Effective Ways To Manage Fears That Can Sabotage Recovery

by | Feb 18, 2023 | Addiction, Recovery | 0 comments

People with substance abuse disorders are generally afraid of something. Some are afraid for their health, some fear change, and some fear that they won’t be able to function without their substance of choice. Some even fear the recovery process itself, or at least parts of it. It is vitally important to address fears during recovery because real or imagined, they can interfere with or totally disrupt the process.

Some of the most common fears shared by those in recovery include:

  • Fear Of Rehab and Withdrawals. Many addicts have heard horror stories about the pain of withdrawal, and are rightly afraid — no one likes to be in pain. The good news is that medically supervised detox will help minimize withdrawal symptoms and maximize comfort. Medical professionals will provide monitoring, support, and intervention if needed, all to keep you safe.
  • Fear Of Change. Many users are comfortable with their addiction, despite the obvious issues it causes. It is a familiar lifestyle for them. Recovery means giving up that familiarity. They fear the hard work needed to establish new, healthy habits after rehab, and facing the obligations, attention, and stresses of daily life. Change is necessary to reach recovery. Focus on smaller short-term objectives to reach your long-term goal. You’ve already decided to face the most difficult change you may ever deal with when you choose to get sober. Any other changes will be minor in comparison.
  • Fear Of Feelings. Many turn to substance abuse to cope with unpleasant or painful feelings. They are afraid that these feelings will come back and don’t want to confront the things that drove them to addiction. Remember that those feelings existed before you got addicted, so substance use really solved nothing. Focus on the end game — getting and staying clean. Your recovery program will help to address these feelings and fears, and you’ll be able to find a more fulfilling life once you overcome them.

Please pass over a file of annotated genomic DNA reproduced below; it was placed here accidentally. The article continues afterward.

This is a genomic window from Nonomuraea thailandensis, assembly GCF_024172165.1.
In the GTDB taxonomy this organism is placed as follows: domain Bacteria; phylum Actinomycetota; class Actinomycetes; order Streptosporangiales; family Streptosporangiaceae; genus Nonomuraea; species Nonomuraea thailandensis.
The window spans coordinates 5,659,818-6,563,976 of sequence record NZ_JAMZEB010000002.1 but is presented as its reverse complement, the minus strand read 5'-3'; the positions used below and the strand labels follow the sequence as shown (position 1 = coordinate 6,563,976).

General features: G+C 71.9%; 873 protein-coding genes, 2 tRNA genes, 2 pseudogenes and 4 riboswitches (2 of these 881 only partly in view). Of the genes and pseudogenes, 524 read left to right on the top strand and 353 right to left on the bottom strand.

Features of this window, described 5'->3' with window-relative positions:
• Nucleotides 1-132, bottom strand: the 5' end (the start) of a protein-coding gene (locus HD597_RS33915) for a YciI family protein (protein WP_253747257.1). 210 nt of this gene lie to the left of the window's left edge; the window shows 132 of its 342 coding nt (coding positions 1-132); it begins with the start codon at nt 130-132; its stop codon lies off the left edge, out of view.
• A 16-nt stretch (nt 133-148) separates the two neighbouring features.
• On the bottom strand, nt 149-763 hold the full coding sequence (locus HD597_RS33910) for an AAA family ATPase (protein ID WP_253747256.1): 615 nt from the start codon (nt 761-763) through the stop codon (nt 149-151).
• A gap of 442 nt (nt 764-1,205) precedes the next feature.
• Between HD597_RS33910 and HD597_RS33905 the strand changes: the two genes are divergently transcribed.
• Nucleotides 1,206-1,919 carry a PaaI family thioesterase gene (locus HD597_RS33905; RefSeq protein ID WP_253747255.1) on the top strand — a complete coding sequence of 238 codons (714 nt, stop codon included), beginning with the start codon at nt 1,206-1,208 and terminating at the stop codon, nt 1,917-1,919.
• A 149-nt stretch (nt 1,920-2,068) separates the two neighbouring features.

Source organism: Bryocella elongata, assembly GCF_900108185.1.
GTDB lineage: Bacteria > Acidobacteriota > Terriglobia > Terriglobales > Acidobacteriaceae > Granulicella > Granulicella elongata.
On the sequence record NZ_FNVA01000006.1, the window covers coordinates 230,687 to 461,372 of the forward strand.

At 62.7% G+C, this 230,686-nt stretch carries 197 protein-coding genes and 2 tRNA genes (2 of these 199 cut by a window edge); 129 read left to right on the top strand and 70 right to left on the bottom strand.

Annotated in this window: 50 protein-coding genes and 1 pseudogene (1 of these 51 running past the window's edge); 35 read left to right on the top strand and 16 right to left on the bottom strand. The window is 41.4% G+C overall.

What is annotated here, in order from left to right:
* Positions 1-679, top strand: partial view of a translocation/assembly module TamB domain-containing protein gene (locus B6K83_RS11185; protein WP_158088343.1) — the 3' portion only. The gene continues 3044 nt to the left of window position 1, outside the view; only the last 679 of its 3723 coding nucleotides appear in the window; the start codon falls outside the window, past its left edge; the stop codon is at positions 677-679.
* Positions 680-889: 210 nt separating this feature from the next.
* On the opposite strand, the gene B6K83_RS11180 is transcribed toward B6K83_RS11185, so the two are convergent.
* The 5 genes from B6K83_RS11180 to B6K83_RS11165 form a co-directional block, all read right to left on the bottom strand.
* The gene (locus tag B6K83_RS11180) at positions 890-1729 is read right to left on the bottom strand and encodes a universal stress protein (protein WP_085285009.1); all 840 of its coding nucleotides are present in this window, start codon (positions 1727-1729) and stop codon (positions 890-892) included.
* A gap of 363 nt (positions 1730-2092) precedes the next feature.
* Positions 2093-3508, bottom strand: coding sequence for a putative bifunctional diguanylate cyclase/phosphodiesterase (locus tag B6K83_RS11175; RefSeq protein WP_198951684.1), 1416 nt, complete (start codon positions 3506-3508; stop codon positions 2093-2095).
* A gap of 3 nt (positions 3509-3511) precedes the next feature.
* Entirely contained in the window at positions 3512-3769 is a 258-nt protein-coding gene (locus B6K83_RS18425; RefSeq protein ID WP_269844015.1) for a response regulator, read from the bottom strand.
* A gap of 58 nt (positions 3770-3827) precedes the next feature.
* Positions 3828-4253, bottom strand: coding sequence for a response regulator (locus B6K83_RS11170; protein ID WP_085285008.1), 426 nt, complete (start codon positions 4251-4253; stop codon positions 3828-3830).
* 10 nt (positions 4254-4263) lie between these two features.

• Fear Of Shame. Addicts often assume that other people see them in negative ways. They fear that they will be looked down upon, disliked, or even totally abandoned by their loved ones. Focus on your sobriety. The opinions of those around you truly do not matter. Do the best you can to get your life back on track. Your addiction does not define you. Your actions do.
  • Fear Of Facing Mistakes. Addiction causes many problems — damaged relationships, broken friendships, and job or career destruction. Harness the strength you found when you decided to enter rehab and apply it to your daily life. Apologize to those you’ve hurt. However all mistakes are not repairable, so make amends when you can and make peace when you can’t. Your recovery cannot be contingent upon people’s forgiveness. Let your sobriety be your atonement.
  • Fear Of Relapse. Many fear that they are not strong enough to face the problems that they must fix. They are afraid they will be overwhelmed and turn back to drugs or alcohol. Some also fear they will relapse simply because old habits are too hard to resist. This is probably the most reasonable fear. Kicking an addiction is hard. Many relapse at least once before finally reaching full recovery. Relapse is NOT failure — it is simply a misstep on the road, and can be a learning opportunity. Learn from it and try again. Even the best baseball hitters are out more often than they reach base.